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A long time back, I bought some Bacardi Gold while attempting to fashion a dark-rum cocktail, a purchase I immediately regretted because, my goodness, is Bacardi Gold god-awful.
Then not so long ago, I made some orange-infused gin, just because, and decided that while I was at it, I may as well see if I could render the Bacardi Gold palatable by likewise infusing a near-fifth of it with the rind of one rather large-ish orange.
Happy Mardi Gras? This drink is Happy Mar-Winning!
If you drank this drink for five seconds, you’d be like, “Dude! Can’t handle it! Unplug this bastard!” It fucks you up in a way that’s maybe not from, uh… this terrestrial realm.
If gins and whiskies are the big, fat, celestial love gods of the mixology universe, bitters are a bartender’s obsessed-over, oft-hoarded little fetish objects: twee phials packed with alchemistic potions made from unpublished recipes that cocktail nerds like me can wax on about until we belatedly realize everyone else has left the room. Heck, I even arrange my bitters bottles all Sleeping with the Enemy neatnik-like atop my bar like I used to do my Smurf figurines (in their Smurf village, amongst their mushroom houses — not atop a bar, or because I was trying to kill Julia Roberts).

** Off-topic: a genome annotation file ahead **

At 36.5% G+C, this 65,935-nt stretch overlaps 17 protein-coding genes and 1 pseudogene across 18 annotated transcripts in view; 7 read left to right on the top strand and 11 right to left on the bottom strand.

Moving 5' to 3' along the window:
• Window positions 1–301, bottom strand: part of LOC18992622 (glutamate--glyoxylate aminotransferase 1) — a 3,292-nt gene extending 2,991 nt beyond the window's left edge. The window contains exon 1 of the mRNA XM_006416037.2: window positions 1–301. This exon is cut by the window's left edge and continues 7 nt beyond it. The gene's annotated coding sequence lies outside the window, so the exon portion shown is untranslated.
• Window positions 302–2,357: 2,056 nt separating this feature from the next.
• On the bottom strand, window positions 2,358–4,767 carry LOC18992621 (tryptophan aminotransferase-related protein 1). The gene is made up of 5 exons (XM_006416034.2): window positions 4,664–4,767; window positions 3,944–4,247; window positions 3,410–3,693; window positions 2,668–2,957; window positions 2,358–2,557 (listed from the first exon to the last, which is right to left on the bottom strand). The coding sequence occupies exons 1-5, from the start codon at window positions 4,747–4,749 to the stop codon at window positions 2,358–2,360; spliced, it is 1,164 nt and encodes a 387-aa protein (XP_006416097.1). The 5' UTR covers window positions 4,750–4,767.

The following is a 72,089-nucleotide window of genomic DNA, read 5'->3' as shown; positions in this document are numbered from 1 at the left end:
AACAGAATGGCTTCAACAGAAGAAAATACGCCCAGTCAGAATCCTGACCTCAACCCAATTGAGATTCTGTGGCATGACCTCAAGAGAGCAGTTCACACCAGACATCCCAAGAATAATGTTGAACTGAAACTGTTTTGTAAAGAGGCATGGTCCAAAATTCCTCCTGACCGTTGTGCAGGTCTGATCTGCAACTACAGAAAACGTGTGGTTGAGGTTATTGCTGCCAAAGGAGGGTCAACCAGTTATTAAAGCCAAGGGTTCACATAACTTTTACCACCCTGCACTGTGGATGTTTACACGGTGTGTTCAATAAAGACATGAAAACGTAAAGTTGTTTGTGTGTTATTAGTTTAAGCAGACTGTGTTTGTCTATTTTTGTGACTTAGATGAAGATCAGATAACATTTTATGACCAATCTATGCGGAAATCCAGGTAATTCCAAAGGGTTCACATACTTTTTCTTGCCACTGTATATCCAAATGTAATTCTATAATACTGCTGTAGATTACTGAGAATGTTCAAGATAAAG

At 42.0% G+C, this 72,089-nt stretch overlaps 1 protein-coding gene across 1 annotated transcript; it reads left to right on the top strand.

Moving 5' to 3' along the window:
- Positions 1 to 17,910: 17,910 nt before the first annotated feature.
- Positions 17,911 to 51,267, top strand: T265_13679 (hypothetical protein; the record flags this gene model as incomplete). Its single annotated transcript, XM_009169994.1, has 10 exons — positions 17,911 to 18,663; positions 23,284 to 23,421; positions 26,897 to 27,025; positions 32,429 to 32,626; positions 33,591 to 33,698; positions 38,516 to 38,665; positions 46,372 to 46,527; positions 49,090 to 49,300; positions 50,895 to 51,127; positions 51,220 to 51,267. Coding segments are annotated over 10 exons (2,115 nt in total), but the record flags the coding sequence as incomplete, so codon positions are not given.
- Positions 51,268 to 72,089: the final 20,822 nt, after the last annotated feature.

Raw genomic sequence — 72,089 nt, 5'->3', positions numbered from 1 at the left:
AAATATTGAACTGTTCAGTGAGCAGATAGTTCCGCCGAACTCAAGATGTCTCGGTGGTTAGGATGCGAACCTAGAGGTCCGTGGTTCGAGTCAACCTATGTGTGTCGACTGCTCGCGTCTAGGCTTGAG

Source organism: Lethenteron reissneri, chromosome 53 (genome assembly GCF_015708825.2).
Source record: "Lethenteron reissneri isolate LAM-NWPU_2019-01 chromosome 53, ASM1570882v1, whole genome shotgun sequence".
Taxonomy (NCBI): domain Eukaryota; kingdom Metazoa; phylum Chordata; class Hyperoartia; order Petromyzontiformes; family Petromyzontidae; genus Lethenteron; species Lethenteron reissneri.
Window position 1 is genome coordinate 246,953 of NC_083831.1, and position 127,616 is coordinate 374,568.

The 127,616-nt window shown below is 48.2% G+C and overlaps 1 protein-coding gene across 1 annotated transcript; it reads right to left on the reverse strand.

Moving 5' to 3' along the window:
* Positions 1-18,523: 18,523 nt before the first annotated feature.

Unfortunately, the current proliferation of small-batch bitters products can diminish the line between cocktail nerd and cocktail snob. It kind of reminds me of the Great Brooklyn Music Scene Paroxysm of ’09, with the name-checking of bitters brands like Bittermen’s, Fee Brothers (the company I keep) and Regans‘ akin to referencing your close, personal relationship with the latest Panda Bear or Japanther album — with the added stress test of feeling like a total uncool dweebheel if (*gasp*) you don’t make your own bitters???
A good remedy for a cocktail rut is How’s Your Drink? Cocktails, Culture, and the Art of Drinking Well, by Eric Felten, an impresario equal parts food/drink/culture critic and jazz trombonist/crooner/bandleader. The book is a sort of loosely chaptered collection of drinking vignettes throughout history, with recipes here and there. It’s a great read to keep on the shelf and just flip through. Today, I flipped to the Clipper Cocktail.